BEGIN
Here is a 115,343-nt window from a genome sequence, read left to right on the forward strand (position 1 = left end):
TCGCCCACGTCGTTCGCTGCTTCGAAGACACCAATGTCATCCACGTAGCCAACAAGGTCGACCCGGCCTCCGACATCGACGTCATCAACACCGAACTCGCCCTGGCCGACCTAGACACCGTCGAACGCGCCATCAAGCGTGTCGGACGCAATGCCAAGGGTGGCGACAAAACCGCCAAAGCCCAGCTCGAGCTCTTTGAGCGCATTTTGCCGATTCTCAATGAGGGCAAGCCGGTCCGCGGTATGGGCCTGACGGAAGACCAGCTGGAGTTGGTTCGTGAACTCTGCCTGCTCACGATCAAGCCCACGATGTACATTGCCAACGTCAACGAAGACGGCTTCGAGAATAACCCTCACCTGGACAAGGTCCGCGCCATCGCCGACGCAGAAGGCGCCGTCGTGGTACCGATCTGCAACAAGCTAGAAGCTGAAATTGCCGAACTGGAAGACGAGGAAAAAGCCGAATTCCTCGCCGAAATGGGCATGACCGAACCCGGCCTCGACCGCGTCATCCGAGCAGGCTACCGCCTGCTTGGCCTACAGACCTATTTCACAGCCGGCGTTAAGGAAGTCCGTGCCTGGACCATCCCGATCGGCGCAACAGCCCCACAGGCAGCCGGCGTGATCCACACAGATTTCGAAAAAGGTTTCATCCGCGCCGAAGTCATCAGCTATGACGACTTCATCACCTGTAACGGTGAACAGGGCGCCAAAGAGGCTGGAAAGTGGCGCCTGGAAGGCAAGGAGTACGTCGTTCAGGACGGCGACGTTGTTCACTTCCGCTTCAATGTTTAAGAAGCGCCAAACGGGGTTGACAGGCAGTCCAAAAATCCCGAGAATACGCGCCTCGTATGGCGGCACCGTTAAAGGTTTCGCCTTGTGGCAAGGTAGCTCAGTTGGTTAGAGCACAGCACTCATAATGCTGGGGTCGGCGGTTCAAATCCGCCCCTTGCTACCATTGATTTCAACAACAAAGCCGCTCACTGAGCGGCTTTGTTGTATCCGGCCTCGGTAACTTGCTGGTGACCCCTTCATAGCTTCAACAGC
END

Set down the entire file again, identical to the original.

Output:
Here is a 115,343-nt window from a genome sequence, read left to right on the forward strand (position 1 = left end):
TCGCCCACGTCGTTCGCTGCTTCGAAGACACCAATGTCATCCACGTAGCCAACAAGGTCGACCCGGCCTCCGACATCGACGTCATCAACACCGAACTCGCCCTGGCCGACCTAGACACCGTCGAACGCGCCATCAAGCGTGTCGGACGCAATGCCAAGGGTGGCGACAAAACCGCCAAAGCCCAGCTCGAGCTCTTTGAGCGCATTTTGCCGATTCTCAATGAGGGCAAGCCGGTCCGCGGTATGGGCCTGACGGAAGACCAGCTGGAGTTGGTTCGTGAACTCTGCCTGCTCACGATCAAGCCCACGATGTACATTGCCAACGTCAACGAAGACGGCTTCGAGAATAACCCTCACCTGGACAAGGTCCGCGCCATCGCCGACGCAGAAGGCGCCGTCGTGGTACCGATCTGCAACAAGCTAGAAGCTGAAATTGCCGAACTGGAAGACGAGGAAAAAGCCGAATTCCTCGCCGAAATGGGCATGACCGAACCCGGCCTCGACCGCGTCATCCGAGCAGGCTACCGCCTGCTTGGCCTACAGACCTATTTCACAGCCGGCGTTAAGGAAGTCCGTGCCTGGACCATCCCGATCGGCGCAACAGCCCCACAGGCAGCCGGCGTGATCCACACAGATTTCGAAAAAGGTTTCATCCGCGCCGAAGTCATCAGCTATGACGACTTCATCACCTGTAACGGTGAACAGGGCGCCAAAGAGGCTGGAAAGTGGCGCCTGGAAGGCAAGGAGTACGTCGTTCAGGACGGCGACGTTGTTCACTTCCGCTTCAATGTTTAAGAAGCGCCAAACGGGGTTGACAGGCAGTCCAAAAATCCCGAGAATACGCGCCTCGTATGGCGGCACCGTTAAAGGTTTCGCCTTGTGGCAAGGTAGCTCAGTTGGTTAGAGCACAGCACTCATAATGCTGGGGTCGGCGGTTCAAATCCGCCCCTTGCTACCATTGATTTCAACAACAAAGCCGCTCACTGAGCGGCTTTGTTGTATCCGGCCTCGGTAACTTGCTGGTGACCCCTTCATAGCTTCAACAGC